Showing posts from August, 2011

Gregg hits the right note with tales of punk rock and football

Nick Hornby crafted such a brilliant piece of work with the groundbreaking Fever Pitch in 1992 that any subsequent attempts to write about football matches, social history and self-discovery in an autobiographical format were bound to suffer through comparison. Yet Chelsea fan Al Gregg has made the idea work for him with The Wrong Outfit , a story of growing up in Britain in the 1970s written with two major reference points: football and punk rock. Gregg has set out his tale as a novel but one which is strongly autobiographical, featuring a central character, Adam Nedman, who shares the author’s own passion for Chelsea Football Club and for the rebelliously coarse new musical genre that became the soundtrack of the era. Born in the shadow of Stamford Bridge, into a Chelsea supporting family, Gregg was destined almost from birth to develop a strong bond with the club.  It was a time very different from now, of course.  After Gregg had witnessed the likes of Peter Osgood, Ron ‘Cho

Paul Lake book signings

I’m Not Really Here, the autobiography of injury-ravaged ex-Manchester City star Paul Lake, has received rave reviews for the eloquent telling of a painfully poignant story. This week, Paul embarks on a promotional tour in the Manchester area, where he will meet fans and sign copies of his book, published by Century. Paul will begin with a formal signing session at the City of Manchester Stadium this Thursday (August 25th), from 3-5pm, and will be at the Market Street City Store in the Arndale Centre on Friday (August 26th), again between 3pm and 5pm. On Saturday (August 27th), he will be signing copies of the book at WH Smiths in the Trafford Centre. The following Saturday (September 3rd), he has a 2-4pm session planned for Waterstone’s in Stockport and there are further dates lined up for Simply Books in Bramhall, Stockport on Saturday, October 15th (11am) and Costco Barton Dock on Saturday, October 22nd (12 noon). Read more about I'm Not Really Here Buy I'm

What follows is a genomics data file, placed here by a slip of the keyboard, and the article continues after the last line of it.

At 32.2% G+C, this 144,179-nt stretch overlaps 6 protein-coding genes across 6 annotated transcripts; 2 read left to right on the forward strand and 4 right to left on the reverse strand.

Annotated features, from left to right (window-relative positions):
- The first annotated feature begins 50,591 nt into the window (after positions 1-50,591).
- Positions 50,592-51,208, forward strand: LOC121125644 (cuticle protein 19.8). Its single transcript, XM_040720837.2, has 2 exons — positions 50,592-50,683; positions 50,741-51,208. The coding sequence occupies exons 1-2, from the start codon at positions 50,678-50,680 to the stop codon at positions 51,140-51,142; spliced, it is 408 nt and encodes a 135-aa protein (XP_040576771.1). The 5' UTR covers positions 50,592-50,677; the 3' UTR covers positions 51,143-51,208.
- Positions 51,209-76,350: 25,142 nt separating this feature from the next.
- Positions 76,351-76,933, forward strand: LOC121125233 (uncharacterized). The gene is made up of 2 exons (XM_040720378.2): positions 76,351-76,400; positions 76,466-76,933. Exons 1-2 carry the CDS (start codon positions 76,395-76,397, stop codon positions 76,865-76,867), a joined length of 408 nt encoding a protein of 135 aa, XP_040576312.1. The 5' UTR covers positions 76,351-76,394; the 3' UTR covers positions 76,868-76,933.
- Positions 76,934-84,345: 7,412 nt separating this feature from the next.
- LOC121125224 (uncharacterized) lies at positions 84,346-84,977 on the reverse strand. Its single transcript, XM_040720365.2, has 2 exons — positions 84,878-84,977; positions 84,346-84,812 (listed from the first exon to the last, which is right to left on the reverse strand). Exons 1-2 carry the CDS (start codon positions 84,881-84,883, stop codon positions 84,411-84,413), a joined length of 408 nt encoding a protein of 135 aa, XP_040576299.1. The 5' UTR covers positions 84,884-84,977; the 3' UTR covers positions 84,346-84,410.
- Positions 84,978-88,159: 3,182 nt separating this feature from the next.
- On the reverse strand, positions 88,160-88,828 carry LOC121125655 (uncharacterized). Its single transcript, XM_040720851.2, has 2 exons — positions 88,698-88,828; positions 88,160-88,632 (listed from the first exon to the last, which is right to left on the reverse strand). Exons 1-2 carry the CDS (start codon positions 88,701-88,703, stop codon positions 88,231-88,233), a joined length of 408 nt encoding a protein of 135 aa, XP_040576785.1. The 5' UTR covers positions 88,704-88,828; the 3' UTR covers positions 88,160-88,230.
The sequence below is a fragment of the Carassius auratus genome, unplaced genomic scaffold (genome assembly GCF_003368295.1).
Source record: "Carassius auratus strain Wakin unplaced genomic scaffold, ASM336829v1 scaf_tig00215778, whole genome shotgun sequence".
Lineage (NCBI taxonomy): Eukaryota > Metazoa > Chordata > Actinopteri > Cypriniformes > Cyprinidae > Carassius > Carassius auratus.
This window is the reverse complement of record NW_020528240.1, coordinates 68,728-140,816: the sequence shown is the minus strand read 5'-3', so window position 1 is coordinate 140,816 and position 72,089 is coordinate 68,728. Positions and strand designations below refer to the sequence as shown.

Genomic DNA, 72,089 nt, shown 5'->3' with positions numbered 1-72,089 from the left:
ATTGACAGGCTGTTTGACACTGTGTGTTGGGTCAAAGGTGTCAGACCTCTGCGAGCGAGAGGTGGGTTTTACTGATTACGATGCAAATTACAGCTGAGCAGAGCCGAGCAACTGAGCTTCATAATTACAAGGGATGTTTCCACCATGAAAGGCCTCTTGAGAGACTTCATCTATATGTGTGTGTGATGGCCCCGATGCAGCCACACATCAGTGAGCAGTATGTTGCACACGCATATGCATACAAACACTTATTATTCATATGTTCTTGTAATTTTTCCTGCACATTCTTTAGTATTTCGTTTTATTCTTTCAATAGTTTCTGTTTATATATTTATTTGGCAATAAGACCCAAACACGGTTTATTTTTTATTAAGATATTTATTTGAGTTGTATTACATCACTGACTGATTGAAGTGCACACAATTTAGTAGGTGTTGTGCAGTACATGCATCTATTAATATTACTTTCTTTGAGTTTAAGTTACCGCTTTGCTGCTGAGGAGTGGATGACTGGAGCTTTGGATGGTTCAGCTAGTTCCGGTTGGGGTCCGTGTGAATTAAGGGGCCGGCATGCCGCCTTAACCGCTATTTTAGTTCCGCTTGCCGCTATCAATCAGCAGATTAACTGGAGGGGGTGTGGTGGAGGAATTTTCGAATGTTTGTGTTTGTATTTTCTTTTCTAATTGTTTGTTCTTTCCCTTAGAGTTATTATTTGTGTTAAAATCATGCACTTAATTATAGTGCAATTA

Poignant tale of the player who might have been Manchester City's greatest star

By Jon Culley It takes a rare strength of character to come back from the dark places that Paul Lake knows. Pain, frustration, devastation, despair: these were the experiences that defined his career.  It should not have been that way.  A brilliantly gifted and enormously versatile footballer, he was captain of Manchester City at 21 and tipped to be a future captain of England. It all went wrong just as everything seemed to be going so right.  Only 11 days after Howard Kendall had given him the armband at City, Lake ruptured the cruciate ligament in his right knee in a match against Aston Villa at Maine Road.  He was not to know at the time, but it was effectively the end. In the event, it took five years to reach that point; five years of misdiagnosis, critical delays, false hopes, multiple operations, poor aftercare, depression and defeat.  Lake retired in 1996, feeling worthless and let down, to some degree a broken man, aged 27. Yet he did drag himself back from the dep

Man who ate all the pies restores the appetite for football too

Who ate all the pies? Tom Dickinson, in fact: one at each of the 92 Premier and Football League grounds. He assessed the merits of them all and has written a book about them.  But Jeremy Culley found there is more to 92 Pies than a gourmet’s guide to match-day snacks… With contemporary English football frequently tarnished by accusations that it has become too much of a commercial exercise, weighed down by the inflated wages paid to Premier League stars, many people have questioned whether the game has lost touch with its audience. Tom Dickinson is one of those people. Stuck in the uncomfortable interim between graduating university and commencing a career, a throwaway comment made on a casual night in would cost him thousands of pounds and a year of his life. Bolton-supporting Dickinson insisted he could watch a football match at all 92 league grounds during the 2008-09 season, eating a pie at each one, so a friend would admit that Sam Allardyce is a ‘misunderstood tactic

What's New: this week's new titles in sports books

August 1-7 2011: by Jon Culley I'm Not Really Here Paul Lake was a brilliantly gifted Manchester City player earmarked as a future England captain when he snapped the cruciate ligament in his right knee at only 21.  He underwent surgery 15 times but his treatment and rehabilitation were often poorly managed and after six nightmare years in which breakdown followed every attempted comeback, his first marriage collapsed, he suffered financial problems and clinical depression, he was forced to retire.  Lake tells his story with sometimes harrowing candour but without bitterness in a biography already hailed as outstanding. Published by Century (August 4) -------------------------------------------------------------------------------------------------------------- The Smell of Football Engaging story of Mick ‘Baz’ Rathbone , who rose from awe-struck apprentice at Birmingham to become a decent journeyman pro and ultimately one of football’s most respected physios.  Honest,